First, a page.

Read David Piotrowski’s “Landlord Best Practices and Eviction Overview” book. If you need help with an eviction, including possible settlements under CCP 998, contact us today. Also, be sure to check out our reviews! We look forward to helping you. We offer a free consultation on most cases.

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CCP 1161(4) Termination of Tenancy Based on Nuisance in California

 

California Code of Civil Procedure 1161(4) (also referred to as CCP 1161(4)) allows a landlord to evict a tenant if the tenant is causing a nuisance at the rental property.

CCP 1161(4) states that a person is guilty of unlawful detainer (and can be evicted) when:

4. Any tenant, subtenant, or executor or administrator of his or her estate heretofore qualified and now acting, or hereafter to be qualified and act, assigning or subletting or committing waste upon the demised premises, contrary to the conditions or covenants of his or her lease, or maintaining, committing, or permitting the maintenance or commission of a nuisance upon the demised premises or using the premises for an unlawful purpose, thereby terminates the lease, and the landlord, or his or her successor in estate, shall upon service of three days’ notice to quit upon the person or persons in possession, be entitled to restitution of possession of the demised premises under this chapter.  For purposes of this subdivision, a person who commits or maintains a public nuisance as described in Section 3482.8 of the Civil Code, or who commits an offense described in subdivision (c) of Section 3485 of the Civil Code, or subdivision (c) of Section 3486 of the Civil Code, or uses the premises to further the purpose of that offense shall be deemed to have committed a nuisance upon the premises.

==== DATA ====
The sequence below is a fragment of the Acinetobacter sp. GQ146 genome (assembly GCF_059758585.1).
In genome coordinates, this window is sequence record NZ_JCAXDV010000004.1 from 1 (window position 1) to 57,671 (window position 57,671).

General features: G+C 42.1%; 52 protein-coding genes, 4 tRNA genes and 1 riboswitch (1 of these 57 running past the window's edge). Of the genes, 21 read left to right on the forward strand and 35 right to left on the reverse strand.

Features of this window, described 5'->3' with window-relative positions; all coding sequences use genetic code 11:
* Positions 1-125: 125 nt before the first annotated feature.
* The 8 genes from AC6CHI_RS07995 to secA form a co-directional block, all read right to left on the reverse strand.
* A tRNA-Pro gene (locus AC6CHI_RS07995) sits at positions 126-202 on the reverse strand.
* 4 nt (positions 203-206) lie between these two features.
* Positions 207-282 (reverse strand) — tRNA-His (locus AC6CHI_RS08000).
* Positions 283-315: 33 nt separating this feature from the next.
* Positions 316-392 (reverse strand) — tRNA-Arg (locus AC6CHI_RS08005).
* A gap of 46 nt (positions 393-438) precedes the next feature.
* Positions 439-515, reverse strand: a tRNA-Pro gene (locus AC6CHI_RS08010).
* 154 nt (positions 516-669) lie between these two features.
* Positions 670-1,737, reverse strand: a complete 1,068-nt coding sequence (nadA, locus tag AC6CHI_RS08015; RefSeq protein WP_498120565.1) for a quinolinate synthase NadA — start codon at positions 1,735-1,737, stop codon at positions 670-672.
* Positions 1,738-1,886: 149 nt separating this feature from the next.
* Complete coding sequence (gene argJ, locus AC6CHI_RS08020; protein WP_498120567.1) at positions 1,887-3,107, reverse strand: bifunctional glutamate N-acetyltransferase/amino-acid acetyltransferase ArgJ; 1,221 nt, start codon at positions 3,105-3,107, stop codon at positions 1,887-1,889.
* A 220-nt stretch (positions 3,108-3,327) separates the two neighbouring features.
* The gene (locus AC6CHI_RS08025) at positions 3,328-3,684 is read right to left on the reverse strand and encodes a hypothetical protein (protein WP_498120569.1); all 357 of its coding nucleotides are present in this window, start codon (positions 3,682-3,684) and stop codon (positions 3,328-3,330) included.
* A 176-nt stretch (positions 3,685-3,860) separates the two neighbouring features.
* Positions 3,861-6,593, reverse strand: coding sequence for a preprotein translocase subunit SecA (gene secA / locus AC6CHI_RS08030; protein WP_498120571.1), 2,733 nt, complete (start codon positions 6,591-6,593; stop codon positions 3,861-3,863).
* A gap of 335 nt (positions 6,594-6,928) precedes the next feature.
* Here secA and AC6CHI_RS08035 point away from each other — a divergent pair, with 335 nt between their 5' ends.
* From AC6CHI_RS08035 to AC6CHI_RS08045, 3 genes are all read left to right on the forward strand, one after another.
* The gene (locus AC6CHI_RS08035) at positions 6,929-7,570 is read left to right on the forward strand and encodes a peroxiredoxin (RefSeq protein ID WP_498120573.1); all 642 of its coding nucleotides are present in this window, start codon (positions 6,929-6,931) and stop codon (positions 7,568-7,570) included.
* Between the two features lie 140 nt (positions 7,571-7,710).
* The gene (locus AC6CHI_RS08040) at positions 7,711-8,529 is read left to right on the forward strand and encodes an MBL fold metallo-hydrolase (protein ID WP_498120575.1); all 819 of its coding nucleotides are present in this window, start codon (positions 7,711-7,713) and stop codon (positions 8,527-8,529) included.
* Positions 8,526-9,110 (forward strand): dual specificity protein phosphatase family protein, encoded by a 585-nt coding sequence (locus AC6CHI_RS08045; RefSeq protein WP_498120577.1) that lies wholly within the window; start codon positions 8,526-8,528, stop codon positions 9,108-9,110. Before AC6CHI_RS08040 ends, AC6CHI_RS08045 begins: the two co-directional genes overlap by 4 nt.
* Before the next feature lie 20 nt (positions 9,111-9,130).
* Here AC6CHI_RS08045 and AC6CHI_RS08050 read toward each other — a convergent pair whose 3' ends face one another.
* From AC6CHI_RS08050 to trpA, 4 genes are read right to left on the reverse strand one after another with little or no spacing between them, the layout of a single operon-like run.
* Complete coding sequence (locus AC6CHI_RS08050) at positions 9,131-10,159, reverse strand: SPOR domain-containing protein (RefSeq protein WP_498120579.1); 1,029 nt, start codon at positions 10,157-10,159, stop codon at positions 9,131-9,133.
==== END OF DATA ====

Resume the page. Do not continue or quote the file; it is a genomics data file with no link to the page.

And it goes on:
The section of CCP 1161(4) dealing with nuisance is highlighted above. (CCP 1161(4) can also be used to evict a tenant who is participating in illegal activities at the property or assigning/subleasing without permission. These reasons for eviction under CCP 1161(4) are discussed elsewhere).

CCP 1161(4) is a powerful tool for the landlord because it allows the landlord to evict a tenant without providing the tenant an opportunity to “cure.” CCP 1161(4) is vastly different from CCP 1161(2) and CCP 1161(3) because both of those laws gives the tenant an opportunity to fix their violation. For example, CCP 1161(2) says the tenant must either pay the rent or move within 3 days. Similarly, CCP 1161(3) says the tenant must either cure their rental agreement violation or move within 3 days. Conversely, CCP 1161(4) says the tenant must move within 3 days (with no option to fix the violation).

Since an 1161(4) notice based on nuisance cannot be cured by the tenant, the notice should unequivocally state that the tenancy is being terminated and the tenant does not have an option to fix the violation. Because CCP 1161(4) is very strict, courts will analyze the landlord’s claim of nuisance to a relatively high level, asking the question whether or not the landlord’s issue really constitutes a nuisance to support an eviction under CCP 1161(4). So, what constitutes a nuisance to support an unlawful detainer under California Code of Civil Procedure 1161(4)?